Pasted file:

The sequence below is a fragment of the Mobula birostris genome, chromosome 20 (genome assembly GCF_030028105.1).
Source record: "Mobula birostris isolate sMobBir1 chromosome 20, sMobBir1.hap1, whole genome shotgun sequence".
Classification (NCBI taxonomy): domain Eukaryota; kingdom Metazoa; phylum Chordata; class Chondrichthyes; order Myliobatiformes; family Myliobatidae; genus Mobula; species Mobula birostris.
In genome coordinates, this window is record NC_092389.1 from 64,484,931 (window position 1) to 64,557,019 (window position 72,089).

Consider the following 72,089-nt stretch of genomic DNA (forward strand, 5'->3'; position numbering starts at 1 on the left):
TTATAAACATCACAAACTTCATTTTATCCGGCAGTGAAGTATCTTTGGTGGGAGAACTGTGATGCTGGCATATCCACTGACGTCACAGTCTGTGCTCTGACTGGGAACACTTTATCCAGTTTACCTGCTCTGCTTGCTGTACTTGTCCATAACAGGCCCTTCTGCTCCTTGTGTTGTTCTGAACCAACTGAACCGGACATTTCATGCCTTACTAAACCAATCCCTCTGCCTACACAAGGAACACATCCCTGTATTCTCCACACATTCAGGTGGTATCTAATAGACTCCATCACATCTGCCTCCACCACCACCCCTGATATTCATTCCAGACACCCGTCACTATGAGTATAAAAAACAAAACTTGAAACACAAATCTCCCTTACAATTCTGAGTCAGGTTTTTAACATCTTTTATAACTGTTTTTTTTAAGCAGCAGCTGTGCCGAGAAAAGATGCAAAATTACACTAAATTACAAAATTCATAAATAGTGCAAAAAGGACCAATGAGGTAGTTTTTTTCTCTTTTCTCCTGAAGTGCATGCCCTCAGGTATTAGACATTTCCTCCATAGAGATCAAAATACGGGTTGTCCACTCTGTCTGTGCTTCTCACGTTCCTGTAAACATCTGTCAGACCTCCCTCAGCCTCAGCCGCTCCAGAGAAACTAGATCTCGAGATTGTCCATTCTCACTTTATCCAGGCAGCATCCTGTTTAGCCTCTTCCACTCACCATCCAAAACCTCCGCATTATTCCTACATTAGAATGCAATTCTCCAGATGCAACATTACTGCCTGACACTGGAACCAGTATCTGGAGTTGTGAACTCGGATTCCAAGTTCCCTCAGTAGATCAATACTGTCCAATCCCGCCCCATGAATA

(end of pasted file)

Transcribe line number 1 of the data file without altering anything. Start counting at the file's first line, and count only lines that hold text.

The sequence below is a fragment of the Mobula birostris genome, chromosome 20 (genome assembly GCF_030028105.1).